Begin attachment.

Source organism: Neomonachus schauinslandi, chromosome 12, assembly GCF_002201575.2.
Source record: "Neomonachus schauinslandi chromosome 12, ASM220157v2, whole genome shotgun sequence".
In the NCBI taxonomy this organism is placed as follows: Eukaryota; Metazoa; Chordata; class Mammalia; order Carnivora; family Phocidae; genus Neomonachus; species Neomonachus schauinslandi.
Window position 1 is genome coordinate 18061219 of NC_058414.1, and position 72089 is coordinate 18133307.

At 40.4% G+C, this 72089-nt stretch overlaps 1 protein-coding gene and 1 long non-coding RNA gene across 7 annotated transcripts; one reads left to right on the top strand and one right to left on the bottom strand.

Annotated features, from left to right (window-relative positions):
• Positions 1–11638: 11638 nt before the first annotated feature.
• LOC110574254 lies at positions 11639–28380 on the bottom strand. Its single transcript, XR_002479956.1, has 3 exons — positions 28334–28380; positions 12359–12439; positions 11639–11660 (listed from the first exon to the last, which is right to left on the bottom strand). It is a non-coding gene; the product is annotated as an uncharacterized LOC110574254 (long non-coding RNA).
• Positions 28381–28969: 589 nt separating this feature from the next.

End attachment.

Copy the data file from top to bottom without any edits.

Source organism: Neomonachus schauinslandi, chromosome 12, assembly GCF_002201575.2.
Source record: "Neomonachus schauinslandi chromosome 12, ASM220157v2, whole genome shotgun sequence".
In the NCBI taxonomy this organism is placed as follows: Eukaryota; Metazoa; Chordata; class Mammalia; order Carnivora; family Phocidae; genus Neomonachus; species Neomonachus schauinslandi.
Window position 1 is genome coordinate 18061219 of NC_058414.1, and position 72089 is coordinate 18133307.

At 40.4% G+C, this 72089-nt stretch overlaps 1 protein-coding gene and 1 long non-coding RNA gene across 7 annotated transcripts; one reads left to right on the top strand and one right to left on the bottom strand.

Annotated features, from left to right (window-relative positions):
• Positions 1–11638: 11638 nt before the first annotated feature.
• LOC110574254 lies at positions 11639–28380 on the bottom strand. Its single transcript, XR_002479956.1, has 3 exons — positions 28334–28380; positions 12359–12439; positions 11639–11660 (listed from the first exon to the last, which is right to left on the bottom strand). It is a non-coding gene; the product is annotated as an uncharacterized LOC110574254 (long non-coding RNA).
• Positions 28381–28969: 589 nt separating this feature from the next.